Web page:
After sliding from dizzying heights with the housing crash, the number of homes being flipped around the country is back on the rise. As confidence in the housing market solidifies, more investors are willing to take on the risk associated with house flipping.
The housing market in the Salt Lake City area is certainly one that inspires confidence. It’s seen some of the largest home price increases in the country over the past few years, and demand is high. The rub can come in finding a home to buy, since inventory is about one-third of what it was five years ago, according to some industry sources. Interest in house flipping has risen significantly in the area in recent years, but by many accounts it’s more challenging to find suitable properties than it was 10 years ago.
Foreclosures and distressed properties were thick on the ground a few years ago, but they’re becoming less common. These deals are the best bet for securing a property at an attractive price, and these are still out there for investors who know where to look. But the difficulties of “underwater” homeowners often result in their inability to place their home on the market.
That’s why it’s critical for house flippers to have an extensive industry network that can provide access to off-market properties and market information. Increasingly, investors are buying full-priced properties and are still able to turn a profit in most cases. The average gross profit for Salt Lake City house flippers in the first quarter of 2016 was over $58,000.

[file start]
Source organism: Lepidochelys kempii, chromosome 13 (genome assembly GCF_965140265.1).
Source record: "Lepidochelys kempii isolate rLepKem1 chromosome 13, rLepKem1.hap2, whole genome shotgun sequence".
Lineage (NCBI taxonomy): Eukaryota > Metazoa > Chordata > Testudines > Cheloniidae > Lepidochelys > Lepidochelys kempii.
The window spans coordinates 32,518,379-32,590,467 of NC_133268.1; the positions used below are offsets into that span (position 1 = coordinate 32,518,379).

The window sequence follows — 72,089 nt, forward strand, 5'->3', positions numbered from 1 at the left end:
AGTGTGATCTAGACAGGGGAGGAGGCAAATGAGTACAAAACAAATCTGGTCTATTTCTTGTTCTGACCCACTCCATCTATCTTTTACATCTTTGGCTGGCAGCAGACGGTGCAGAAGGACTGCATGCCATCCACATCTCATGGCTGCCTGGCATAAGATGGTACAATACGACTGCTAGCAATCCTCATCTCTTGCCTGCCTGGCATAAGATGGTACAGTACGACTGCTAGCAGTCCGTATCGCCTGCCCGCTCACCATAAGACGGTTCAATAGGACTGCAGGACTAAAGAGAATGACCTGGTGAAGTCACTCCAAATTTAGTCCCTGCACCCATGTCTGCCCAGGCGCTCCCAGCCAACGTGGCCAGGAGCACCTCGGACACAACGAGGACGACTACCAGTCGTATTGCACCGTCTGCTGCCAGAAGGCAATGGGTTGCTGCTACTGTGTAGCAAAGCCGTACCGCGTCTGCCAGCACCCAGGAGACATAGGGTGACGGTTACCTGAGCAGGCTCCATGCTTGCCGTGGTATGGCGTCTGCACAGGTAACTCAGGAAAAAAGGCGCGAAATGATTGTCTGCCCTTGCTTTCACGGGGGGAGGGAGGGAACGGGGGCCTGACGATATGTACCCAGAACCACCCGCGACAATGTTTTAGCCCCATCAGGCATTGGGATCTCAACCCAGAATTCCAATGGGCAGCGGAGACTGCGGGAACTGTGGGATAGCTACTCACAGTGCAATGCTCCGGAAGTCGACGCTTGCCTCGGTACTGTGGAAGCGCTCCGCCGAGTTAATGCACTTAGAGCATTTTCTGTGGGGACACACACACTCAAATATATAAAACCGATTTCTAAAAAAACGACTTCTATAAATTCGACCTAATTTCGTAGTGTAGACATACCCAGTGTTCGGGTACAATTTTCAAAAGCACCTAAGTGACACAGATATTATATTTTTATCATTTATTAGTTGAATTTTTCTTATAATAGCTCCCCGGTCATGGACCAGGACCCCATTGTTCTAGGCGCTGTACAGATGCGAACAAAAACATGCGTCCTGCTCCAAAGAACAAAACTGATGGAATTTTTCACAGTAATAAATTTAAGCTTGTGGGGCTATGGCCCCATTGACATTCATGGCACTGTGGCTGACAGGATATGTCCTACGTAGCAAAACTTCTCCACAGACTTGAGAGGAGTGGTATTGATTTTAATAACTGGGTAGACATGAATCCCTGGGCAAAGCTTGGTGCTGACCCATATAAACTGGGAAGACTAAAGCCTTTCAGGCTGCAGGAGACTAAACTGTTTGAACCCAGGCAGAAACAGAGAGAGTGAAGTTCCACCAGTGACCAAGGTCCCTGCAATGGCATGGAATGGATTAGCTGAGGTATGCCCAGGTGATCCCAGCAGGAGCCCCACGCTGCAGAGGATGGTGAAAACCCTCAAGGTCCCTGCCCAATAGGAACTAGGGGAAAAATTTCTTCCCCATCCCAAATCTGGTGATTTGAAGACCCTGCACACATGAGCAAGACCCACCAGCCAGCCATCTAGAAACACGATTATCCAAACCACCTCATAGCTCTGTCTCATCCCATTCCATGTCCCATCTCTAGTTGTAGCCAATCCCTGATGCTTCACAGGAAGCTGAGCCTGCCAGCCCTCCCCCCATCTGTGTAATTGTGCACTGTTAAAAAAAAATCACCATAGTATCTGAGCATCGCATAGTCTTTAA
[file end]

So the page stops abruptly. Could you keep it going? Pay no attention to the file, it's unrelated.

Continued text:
The potential for profit in the flip is closely tied to the rate of growth in home prices and rents. Median rents in Salt Lake City are growing steadily, currently standing at around $1650, and home values in the state have risen 7.2% since 2015.
This growth is partially a response to the strong job market in Salt Lake City, where jobs grew at a rate of 3.7%, which is nearly twice the national average. The area is attracting a high percentage of companies in the tech and financial sectors, and unemployment is well below the national average, at 3.5%.
While demand for housing is very strong in the area, home sales actually dropped in the Salt Lake City market in the first quarter of 2016. This was due to a very limited inventory of available properties. The Salt Lake Board of Realtors® reports that Salt Lake county currently holds less than a four-month supply of housing inventory.
With the potential for a tidy profit, house flipping is on the rise in the Salt Lake City market. With prices rising steadily and inventories very tight, rehabbed properties are commanding prices that allow flippers to come out ahead. How long this continues will be a function of how rapidly developers respond to demand with new construction, as well as the city’s levels of job growth and employment going forward. For the moment, there’s a bubbling cauldron of activity in residential rehab that shows no signs of cooling off.